A variable interval reinforcement schedule is when the reward after a certain action by the agent (e.g., the rat pushes the lever) occurs after a variable amount of time. Thus, because the rat pushed the lever, a reward will come. The rat just doesn’t know when. Importantly, additional presses of the lever at this point do not increase the speed at which the rat will receive the food pellet (unlike with a variable ratio reinforcement schedule). Checking email compulsively (which I tend to do…but I’m not alone!) is a real world example of a variable interval reinforcement schedule. Checking my email more frequently doesn’t actually make new emails arrive any faster.
HOWEVER, there are three very important features of our daily technology use that make the “addictive” technologies more like a variable ratio reinforcement schedule than a variable interval reinforcement schedule. This is important because the variable ratio reinforcement schedule seems to be a more powerful mechanism with regard to getting us hooked on certain types of technologies. Here are those 3 features:
- Frequent checking does increase the likelihood that we will see the email, text, Facebook comment as soon as it arrives. The frequent checking doesn’t actually make it arrive any faster, but I will be likely to catch it as soon as it arrives.
- When we check our phones, we don’t have just stop at one medium (e.g., email). We might check email, then check our texts, then check out our news feed, and so on. We don’t know exactly when we will find something interesting on the Internet or on our smart phones, but we do know that if we keep checking, we eventually will. It might be an email, text, tweet, or interesting sports story about our favorite team – we will stumble upon something interesting (and thus reinforcing) if we just keep searching.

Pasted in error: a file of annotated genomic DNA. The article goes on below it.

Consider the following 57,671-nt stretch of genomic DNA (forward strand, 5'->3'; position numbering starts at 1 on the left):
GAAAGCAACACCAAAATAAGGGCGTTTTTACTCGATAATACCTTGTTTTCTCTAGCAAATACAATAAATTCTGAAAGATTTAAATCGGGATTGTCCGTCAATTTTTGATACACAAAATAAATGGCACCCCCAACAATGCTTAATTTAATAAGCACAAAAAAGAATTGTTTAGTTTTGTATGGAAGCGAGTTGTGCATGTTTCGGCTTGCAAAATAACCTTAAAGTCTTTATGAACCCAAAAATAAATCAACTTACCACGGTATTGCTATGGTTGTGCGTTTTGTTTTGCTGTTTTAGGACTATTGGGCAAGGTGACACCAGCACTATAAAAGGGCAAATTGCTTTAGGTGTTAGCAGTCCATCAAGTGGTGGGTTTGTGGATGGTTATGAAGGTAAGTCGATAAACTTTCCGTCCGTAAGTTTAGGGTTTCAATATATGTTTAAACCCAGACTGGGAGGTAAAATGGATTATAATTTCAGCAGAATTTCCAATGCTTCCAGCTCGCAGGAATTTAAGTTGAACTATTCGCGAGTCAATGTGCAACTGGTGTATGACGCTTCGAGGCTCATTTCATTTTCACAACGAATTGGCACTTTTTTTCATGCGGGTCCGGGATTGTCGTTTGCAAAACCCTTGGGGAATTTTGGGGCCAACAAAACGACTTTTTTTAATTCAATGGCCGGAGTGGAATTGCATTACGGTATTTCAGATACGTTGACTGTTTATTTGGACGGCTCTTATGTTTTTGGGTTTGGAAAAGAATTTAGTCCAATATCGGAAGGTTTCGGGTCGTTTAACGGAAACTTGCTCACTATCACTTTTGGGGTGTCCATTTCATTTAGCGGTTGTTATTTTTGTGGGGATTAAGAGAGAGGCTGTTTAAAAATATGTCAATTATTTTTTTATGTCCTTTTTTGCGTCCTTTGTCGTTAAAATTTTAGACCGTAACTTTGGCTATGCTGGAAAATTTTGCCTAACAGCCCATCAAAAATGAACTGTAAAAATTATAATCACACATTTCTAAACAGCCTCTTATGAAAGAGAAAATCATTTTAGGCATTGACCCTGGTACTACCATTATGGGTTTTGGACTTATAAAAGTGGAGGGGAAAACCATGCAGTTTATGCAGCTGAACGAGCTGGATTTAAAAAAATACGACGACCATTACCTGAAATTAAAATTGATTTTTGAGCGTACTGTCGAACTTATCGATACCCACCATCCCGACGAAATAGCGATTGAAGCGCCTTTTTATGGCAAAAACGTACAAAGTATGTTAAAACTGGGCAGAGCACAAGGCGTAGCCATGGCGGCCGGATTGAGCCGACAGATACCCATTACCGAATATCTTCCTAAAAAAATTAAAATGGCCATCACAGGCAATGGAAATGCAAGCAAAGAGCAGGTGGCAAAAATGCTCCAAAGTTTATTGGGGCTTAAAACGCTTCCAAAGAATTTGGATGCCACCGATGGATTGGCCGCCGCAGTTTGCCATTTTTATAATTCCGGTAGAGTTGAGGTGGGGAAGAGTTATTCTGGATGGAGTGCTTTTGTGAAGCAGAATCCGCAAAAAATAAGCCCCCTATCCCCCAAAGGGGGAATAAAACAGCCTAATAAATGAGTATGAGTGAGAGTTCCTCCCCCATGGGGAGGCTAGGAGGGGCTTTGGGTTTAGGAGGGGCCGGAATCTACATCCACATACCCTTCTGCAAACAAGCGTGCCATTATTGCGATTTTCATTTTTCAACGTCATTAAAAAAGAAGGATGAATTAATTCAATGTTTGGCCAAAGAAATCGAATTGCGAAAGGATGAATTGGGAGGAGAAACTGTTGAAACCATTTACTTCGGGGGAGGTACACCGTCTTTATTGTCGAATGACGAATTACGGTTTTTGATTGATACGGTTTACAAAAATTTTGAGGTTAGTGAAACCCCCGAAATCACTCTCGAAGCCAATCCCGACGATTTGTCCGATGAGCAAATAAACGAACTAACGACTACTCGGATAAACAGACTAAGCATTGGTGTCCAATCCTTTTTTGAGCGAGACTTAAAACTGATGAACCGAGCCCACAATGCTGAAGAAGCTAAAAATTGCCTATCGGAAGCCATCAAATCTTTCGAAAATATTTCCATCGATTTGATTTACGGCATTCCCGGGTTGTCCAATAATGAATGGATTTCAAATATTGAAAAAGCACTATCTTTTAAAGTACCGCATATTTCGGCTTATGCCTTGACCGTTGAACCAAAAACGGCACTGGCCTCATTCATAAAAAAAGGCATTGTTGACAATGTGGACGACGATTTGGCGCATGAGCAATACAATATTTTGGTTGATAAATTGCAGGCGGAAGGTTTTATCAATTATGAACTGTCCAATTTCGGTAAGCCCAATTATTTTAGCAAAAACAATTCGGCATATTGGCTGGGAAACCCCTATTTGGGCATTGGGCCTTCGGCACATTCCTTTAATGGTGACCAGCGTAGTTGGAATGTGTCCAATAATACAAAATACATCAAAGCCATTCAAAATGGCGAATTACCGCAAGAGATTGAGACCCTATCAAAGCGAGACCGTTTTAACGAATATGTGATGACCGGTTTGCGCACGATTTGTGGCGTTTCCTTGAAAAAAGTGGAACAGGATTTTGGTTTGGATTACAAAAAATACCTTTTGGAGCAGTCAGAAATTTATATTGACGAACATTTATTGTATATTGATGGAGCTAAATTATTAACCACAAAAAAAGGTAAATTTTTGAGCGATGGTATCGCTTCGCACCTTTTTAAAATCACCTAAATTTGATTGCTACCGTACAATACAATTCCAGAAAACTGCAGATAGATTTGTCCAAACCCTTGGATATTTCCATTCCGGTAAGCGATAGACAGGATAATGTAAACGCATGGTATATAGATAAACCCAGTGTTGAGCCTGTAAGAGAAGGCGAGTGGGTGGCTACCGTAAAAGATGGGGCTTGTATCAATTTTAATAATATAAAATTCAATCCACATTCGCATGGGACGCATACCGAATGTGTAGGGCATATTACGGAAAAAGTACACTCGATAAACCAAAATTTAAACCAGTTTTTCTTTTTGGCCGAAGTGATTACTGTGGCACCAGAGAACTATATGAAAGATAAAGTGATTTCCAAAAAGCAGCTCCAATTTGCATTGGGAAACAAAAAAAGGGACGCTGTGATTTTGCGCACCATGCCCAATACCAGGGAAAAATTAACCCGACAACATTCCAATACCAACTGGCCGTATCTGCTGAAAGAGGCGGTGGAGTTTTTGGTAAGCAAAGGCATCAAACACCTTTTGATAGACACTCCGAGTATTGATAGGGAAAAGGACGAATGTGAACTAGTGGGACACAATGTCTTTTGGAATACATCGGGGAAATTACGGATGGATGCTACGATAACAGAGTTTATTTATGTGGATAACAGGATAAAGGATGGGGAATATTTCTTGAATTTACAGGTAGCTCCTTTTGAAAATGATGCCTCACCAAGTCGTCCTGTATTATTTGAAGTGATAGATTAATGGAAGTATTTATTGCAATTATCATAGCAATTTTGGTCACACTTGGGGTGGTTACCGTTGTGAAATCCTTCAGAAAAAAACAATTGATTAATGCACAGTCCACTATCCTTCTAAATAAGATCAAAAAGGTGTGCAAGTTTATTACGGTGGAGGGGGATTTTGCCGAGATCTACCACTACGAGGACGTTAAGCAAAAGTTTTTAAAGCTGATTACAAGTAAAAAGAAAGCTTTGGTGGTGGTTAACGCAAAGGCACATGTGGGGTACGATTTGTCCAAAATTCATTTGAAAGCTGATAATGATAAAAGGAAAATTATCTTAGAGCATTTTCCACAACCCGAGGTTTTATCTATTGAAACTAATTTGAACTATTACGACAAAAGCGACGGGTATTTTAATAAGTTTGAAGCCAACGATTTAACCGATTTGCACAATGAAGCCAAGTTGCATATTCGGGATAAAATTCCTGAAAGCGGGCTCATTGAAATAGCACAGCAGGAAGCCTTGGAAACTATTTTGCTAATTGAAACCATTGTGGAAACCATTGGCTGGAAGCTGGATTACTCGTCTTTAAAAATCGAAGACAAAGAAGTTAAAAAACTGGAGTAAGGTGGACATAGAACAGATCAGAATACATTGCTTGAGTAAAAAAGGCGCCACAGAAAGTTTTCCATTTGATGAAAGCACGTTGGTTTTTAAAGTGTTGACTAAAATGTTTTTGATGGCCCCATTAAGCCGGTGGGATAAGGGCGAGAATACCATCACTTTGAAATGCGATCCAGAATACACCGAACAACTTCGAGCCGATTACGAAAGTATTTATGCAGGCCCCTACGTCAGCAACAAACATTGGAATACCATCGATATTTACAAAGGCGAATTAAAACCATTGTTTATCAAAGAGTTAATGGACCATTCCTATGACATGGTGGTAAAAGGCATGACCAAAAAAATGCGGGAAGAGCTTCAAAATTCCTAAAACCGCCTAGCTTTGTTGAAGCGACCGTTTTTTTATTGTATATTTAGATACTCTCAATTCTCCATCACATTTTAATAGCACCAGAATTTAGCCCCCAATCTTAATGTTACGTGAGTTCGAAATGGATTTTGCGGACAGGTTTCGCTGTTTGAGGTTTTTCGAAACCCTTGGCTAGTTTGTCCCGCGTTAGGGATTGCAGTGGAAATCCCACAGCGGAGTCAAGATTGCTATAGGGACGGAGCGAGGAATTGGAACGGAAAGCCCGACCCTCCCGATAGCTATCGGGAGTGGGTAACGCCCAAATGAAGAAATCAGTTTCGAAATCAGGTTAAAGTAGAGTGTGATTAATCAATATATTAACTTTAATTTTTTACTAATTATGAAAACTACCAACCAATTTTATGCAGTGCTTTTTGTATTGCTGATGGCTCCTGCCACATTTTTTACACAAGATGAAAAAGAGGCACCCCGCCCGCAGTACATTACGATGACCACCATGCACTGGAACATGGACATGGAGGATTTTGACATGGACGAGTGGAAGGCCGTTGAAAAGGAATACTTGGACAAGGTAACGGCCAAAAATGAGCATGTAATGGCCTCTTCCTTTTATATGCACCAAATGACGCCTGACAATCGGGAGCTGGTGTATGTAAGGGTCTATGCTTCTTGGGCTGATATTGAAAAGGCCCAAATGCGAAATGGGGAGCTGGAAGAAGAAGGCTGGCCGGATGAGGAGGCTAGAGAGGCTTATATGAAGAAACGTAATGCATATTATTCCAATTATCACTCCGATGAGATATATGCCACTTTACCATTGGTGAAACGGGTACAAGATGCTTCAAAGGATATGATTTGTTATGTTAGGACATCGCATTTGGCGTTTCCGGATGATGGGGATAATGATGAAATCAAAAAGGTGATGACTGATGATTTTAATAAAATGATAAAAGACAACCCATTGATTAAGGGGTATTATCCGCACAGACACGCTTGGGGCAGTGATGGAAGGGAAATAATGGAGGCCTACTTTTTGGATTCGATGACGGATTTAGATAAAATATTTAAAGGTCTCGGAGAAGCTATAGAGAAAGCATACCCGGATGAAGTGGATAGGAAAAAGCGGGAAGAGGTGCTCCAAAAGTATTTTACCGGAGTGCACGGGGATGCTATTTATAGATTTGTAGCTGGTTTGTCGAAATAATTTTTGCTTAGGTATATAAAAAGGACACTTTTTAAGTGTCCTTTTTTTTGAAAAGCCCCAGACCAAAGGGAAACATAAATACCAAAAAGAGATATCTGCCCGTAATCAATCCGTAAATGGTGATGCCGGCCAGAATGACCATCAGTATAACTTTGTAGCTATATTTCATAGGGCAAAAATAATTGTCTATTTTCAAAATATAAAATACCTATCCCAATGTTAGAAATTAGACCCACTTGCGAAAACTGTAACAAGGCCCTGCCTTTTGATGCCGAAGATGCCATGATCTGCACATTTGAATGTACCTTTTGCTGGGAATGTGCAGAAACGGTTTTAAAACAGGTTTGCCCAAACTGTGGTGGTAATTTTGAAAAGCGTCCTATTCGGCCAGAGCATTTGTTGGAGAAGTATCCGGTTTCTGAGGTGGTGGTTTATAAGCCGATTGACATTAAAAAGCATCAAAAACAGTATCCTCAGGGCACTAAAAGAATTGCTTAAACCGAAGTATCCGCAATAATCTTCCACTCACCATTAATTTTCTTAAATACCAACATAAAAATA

- When we take the action to email, text, post something to Facebook, or tweet others, we increase the likelihood of getting a response. Thus, our actions can influence when we receive a reinforcement (again, in the form of a text, tweet, email, news nugget, etc.). However, there are always unpredictable elements left – who is going to text/email/comment on our post and what will he or she say?
What Does All of This Mean?
You might be wondering at this point why I’ve gone into this much detail about technology addiction and variable ratio reinforcement schedules. It turns out, variable ratio reinforcement schedules are involved in many behavioral addictions, such as gambling. Yes, that’s right – in a sense, compulsively checking our phones is much like compulsive gambling. In fact, many “obsessions” and hobbies also involve this variable ratio reinforcement schedule, such as:
- Basically any type of collecting (e.g., collecting Pokemon cards, stamps)
- Looking for bargains while shopping at the mall, flea markets, or garage sales
- Channel surfing on TV (seems that Internet surfing has largely supplanted that past time)
Importantly, variable ratio reinforcement schedules directly act on primitive parts of the brain in powerful ways. This makes them very difficult to fight. In fact, most addictive drugs activate these same primitive parts of the brain. I’ll go more into why we are so ensnared by technology as well as what is happening in our brains when we are getting hooked into technology in my next blogs.